Beside the Sea, By Véronique Olmi

Reviewed,Cj Schler
Thursday 25 February 2010 01:00

A young single mother takes her sons, five-year-old Kevin and nine-year-old Stan, out of school for a treat they have never experienced: a trip to the seaside. Almost from the outset, this seemingly innocuous family holiday has a desperate quality. The resort is a bleak, muddy place beside a colourless sea, their hotel room a drab box, the people at best indifferent, at worst hostile.

"I did my best, yes really my best," she protests, but nothing ever goes right. As she attempts to justify herself, we learn that she is on psychiatric medication, spending much of the day in bed while Stan takes Kevin to school. Loving and fiercely protective, she is utterly bemused by the world around her. Attentive readers will notice clues that this is a one-way trip. It has consumed all her resources, not only psychologically but financially. She has made no provision for a return journey.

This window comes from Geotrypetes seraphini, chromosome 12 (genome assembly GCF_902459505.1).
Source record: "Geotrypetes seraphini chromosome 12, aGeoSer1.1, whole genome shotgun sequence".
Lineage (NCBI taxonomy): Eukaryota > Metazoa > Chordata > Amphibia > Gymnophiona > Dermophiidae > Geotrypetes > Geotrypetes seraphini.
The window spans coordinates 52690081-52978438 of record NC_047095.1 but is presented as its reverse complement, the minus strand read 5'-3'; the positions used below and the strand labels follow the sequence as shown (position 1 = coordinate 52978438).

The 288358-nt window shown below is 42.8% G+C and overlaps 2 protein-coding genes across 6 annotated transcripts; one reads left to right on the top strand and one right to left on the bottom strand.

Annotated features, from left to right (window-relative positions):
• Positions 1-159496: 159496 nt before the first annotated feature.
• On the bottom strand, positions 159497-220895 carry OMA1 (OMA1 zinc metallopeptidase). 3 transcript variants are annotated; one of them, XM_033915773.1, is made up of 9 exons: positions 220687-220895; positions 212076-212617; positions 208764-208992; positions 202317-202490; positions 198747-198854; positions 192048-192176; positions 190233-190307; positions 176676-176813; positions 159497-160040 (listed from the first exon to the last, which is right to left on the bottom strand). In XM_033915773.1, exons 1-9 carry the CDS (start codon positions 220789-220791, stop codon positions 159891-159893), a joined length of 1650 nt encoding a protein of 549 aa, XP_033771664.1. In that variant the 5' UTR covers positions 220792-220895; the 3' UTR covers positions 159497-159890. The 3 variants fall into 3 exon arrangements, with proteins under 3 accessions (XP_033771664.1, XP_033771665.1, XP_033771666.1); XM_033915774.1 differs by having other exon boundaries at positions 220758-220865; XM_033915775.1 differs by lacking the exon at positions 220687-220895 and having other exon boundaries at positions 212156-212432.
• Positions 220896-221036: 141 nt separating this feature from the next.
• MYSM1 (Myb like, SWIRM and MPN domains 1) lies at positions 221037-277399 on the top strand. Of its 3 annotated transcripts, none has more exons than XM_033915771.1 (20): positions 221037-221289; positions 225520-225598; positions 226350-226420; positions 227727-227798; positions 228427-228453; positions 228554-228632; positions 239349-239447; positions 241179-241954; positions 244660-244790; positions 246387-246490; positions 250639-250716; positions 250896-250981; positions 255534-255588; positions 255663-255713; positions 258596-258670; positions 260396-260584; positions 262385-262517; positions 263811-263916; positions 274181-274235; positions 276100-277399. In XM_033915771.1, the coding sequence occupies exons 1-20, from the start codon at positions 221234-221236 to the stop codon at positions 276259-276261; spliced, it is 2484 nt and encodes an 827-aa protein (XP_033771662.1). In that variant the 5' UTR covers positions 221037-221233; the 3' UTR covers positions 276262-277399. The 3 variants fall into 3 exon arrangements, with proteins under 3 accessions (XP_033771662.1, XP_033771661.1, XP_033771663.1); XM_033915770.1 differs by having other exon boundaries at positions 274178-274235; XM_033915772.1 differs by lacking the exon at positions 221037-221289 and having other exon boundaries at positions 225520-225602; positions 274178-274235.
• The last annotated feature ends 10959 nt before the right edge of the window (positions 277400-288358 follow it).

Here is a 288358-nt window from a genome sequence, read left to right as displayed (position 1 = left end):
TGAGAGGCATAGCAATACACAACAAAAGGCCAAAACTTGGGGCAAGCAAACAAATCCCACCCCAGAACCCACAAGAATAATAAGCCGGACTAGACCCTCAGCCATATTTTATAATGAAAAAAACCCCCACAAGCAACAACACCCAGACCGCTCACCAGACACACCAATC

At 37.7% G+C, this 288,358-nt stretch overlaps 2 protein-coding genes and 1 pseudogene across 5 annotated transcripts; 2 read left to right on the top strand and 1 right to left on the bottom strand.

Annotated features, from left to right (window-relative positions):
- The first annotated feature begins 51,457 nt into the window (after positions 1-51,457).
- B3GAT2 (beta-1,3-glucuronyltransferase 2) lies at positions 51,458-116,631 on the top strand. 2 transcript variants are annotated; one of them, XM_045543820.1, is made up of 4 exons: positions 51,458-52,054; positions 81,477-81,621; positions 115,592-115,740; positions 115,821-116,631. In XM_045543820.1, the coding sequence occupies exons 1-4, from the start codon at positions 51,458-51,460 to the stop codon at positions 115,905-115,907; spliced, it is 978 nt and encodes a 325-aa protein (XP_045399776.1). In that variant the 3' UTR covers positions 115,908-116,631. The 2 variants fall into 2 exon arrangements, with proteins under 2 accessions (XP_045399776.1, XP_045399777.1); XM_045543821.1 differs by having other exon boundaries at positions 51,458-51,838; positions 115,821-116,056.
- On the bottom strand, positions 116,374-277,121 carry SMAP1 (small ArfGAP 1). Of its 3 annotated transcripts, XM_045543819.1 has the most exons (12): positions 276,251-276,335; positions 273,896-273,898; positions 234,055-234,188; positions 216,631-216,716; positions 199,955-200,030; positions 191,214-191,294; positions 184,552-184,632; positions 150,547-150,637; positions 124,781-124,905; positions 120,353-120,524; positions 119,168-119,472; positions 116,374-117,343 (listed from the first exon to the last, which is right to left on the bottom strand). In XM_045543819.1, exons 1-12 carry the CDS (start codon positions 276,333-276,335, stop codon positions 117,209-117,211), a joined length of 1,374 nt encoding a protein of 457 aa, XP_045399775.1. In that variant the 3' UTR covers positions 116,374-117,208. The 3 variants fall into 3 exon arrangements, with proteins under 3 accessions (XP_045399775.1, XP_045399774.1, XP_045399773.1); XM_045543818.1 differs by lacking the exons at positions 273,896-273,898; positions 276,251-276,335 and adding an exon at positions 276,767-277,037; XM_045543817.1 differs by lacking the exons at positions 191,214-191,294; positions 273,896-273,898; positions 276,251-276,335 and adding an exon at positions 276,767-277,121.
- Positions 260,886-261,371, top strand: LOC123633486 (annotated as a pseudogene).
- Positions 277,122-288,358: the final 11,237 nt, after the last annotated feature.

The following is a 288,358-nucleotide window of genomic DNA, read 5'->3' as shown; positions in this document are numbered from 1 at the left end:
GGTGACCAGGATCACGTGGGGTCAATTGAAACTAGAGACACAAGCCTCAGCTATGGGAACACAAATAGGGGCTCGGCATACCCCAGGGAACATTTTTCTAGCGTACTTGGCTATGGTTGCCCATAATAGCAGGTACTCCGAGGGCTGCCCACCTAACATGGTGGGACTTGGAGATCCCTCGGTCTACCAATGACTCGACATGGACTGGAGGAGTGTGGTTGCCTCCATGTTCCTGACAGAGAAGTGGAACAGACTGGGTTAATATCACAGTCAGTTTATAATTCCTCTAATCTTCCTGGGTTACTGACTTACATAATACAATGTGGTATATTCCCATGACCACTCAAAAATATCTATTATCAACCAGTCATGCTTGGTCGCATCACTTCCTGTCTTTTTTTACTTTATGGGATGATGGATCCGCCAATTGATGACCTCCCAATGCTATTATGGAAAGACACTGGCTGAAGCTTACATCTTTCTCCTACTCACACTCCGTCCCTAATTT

First published in France in 2001, Bord de Mer was Véronique Olmi's debut novel, and became a bestseller. It has been made available in English thanks to its superb translator, Adriana Hunter, and the publisher, Peirene Press. At a time when publishing houses are battening down the hatches against the wintry economic climate, Peirene are to be congratulated for choosing this gem of a novel as their first venture.

Olmi's achievement is to find a narrative voice which conveys a rich inner life and even a sense of poetry, without resorting to language beyond the plausible reach of her protagonist. She makes understandable and even sympathetic a character from whom most people would recoil.

This short novel has the trajectory of a classic tragedy with its taut time-span and sense of inevitability, as we witness a woman destroyed by a tragic flaw. Finding the world a hostile place, she can imagine only one way to protect her children from it. The closing pages are heart-stopping and heartbreaking, yet one finishes this sad tale not depressed but uplifted by its ability to enlarge the reader's sympathies.

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